South Dakota Shelf Mushrooms

South Dakota is home to a huge variety of mushrooms, some are delicious and some painfully deadly! This page lists only shelf mushrooms. A shelf mushroom grows laterally from a tree or another object and may or may not have a stem. If you want to identify other types of mushrooms in SD such as spherical mushrooms, mushrooms with gills, mushrooms with atypical caps, etc. please start on the main mycology page:

Ganoderma Applanatum – Also known as “Artist’s Conk”. This absolute behemoth in the photo above was found while crawling through a pile of junk next to an overflow tunnel on a dead tree. These can be found all year long and apparently can be used for a “medicinal tea” per Mushrooms of the Upper Midwest.

Gloeophyllum Sepiarium – not edible but looks pretty darn cool. The spore surface is an odd mixture of veiny gills and the mushroom itself is hard and woody. Found 2022 at Good Earth, SD kids play area.

Laetiporus Sulphureus – commonly called chicken of the woods, this is a very popular edible mushroom. It is super easy to identify due to the bright orange and yellow fruiting body and it tastes absolutely delicious. We roll them in flour -> oat milk -> bread crumbs and then fry them up like chicken strips. I eat this mushroom by the POUNDS! Haha.

Unknown (possible Laetiporus Sulphureus or Pseudoinonotus Dryadeus) – This fungus was found in late august two days after a short rainfall. Initially I thought it was chicken of the woods but on close inspection some of the mushrooms had globular balls growing from the top of the mushroom. The colors were not as vibrant (could be an old specimen). It felt spongey, just like Laetiporus Sulphureus but I need to take more time for a better ID

Pleurotus Pulmonarius – The damn bugs ALWAYS beat me to these!!! I may have the wrong Pleurotus species but according to Marrone and Yerich there are three oyster mushrooms that are almost impossible to differentiate without microscopic work. I kept the spores from this specific mushroom for my own mushroom farm! Found 9/19/22 two days after three days of light rain and overcast weather. Cooked up with onion, garlic, and veggie butter. So delicious!

Polyporus Mori – These mushrooms pop up in the spring during morel season and they stick around all through summer. As they age, they begin to turn pale yellow. This is one of the most frequent mushrooms that I find in Sioux Falls, SD. They can be growing on twigs up in a dead tree or from sticks laying on the ground. Generally smaller than a few inches.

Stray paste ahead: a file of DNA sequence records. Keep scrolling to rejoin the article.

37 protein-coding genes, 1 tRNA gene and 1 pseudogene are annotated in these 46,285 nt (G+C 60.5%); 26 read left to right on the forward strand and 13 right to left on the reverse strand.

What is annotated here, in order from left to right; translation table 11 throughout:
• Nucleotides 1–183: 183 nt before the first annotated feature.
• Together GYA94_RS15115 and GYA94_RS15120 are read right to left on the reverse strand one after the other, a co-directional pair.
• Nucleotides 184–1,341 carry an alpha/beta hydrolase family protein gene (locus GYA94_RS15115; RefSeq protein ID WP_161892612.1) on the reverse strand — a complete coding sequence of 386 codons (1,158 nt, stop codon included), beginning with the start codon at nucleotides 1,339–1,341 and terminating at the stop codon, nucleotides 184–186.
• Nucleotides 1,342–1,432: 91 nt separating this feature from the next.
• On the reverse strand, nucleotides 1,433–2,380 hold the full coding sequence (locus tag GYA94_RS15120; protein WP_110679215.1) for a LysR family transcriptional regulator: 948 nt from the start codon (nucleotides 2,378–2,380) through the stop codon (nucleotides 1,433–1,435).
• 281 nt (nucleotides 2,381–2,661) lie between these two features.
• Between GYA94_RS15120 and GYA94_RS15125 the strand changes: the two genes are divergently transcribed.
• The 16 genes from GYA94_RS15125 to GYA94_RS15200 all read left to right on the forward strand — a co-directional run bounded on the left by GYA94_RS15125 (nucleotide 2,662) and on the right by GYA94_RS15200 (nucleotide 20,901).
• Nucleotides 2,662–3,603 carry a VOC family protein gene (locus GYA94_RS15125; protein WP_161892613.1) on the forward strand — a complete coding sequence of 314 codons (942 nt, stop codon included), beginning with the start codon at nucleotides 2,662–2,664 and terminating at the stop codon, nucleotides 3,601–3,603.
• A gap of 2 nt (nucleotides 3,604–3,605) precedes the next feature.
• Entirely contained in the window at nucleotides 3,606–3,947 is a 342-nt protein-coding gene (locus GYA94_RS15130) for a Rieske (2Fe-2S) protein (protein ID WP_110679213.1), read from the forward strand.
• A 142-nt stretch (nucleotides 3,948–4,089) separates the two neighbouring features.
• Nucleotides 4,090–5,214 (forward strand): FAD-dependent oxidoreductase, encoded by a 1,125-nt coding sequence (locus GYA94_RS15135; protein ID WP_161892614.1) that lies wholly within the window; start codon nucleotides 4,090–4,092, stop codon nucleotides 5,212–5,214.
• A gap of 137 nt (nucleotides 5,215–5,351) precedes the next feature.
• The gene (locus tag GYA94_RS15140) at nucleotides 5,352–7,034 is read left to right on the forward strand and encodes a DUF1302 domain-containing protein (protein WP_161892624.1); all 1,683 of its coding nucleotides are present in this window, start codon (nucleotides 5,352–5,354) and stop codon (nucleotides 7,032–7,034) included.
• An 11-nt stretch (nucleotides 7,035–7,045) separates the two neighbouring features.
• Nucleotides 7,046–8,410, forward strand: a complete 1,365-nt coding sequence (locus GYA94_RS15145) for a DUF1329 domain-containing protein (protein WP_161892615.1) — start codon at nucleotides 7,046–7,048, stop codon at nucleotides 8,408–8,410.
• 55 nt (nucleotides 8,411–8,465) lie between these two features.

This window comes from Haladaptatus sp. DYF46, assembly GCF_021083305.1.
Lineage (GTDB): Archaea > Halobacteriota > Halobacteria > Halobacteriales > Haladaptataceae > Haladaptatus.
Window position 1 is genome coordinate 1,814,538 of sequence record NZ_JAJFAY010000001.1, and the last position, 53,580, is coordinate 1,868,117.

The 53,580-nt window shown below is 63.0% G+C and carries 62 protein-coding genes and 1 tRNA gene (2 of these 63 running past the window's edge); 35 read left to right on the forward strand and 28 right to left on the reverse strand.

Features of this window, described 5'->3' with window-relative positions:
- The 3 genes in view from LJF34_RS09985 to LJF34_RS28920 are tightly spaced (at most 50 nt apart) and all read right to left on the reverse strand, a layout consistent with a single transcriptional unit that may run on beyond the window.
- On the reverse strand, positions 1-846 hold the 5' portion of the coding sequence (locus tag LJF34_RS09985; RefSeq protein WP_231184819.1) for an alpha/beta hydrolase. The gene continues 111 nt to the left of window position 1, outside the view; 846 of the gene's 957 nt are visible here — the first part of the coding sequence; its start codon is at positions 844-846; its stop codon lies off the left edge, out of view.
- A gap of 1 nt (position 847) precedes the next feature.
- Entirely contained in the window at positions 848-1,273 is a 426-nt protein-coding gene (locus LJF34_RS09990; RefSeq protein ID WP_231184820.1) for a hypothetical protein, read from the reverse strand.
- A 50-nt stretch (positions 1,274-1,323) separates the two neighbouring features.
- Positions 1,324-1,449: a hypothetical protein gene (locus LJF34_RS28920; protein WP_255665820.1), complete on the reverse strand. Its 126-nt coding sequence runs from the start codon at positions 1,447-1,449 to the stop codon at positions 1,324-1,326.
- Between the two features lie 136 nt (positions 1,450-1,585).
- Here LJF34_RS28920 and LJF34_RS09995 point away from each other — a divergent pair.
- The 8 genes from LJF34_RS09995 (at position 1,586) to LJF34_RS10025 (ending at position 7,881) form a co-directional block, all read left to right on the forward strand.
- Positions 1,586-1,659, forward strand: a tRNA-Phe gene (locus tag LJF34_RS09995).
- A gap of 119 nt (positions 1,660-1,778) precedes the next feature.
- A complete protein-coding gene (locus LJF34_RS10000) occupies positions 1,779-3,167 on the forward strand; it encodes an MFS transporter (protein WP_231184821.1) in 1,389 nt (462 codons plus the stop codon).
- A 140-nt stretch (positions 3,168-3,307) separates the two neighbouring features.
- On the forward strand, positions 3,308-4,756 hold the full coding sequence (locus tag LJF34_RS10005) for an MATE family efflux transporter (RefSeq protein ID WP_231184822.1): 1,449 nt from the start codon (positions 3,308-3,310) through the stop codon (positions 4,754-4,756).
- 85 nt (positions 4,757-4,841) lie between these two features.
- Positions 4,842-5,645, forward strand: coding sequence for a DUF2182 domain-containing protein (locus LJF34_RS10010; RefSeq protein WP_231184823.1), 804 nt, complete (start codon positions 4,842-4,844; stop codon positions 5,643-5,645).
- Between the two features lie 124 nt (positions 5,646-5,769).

Polyporus Squamosis – This mushroom can get absolutely enormous and almost impossible to miss. If you find a young specimen (cap breaks in chunks instead of flexing like leather) then you found yourself a big meal! This is a shelf mushroom but I have found it growing straight up from the ground on a short black stem looking like a traditional GIANT mushroom. On 9/19/22 I ran across three guys (they spoke horrible English, haha) carrying over 50 pounds of this. After a lot of hand-gestures and laughing I learned that they make a spicy chilli with it. Check out my foraging video for identification and edibility tips:

Trametes Hirsuta – may be confused with T. Versicolor but has quite a fuzzy top, with a brownish outer band, and larger pores than T. versicolor.

Trametes Versicolor – well how embarrassing? I find this mushroom so frequently and in such impressively huge clusters that I just stopped taking photos of it. I’m sure I have some pics hiding deep in my computer but I have recently gained some interest in using this mushroom in teas due to the science coming out on its ability to help treat certain types of cancer.

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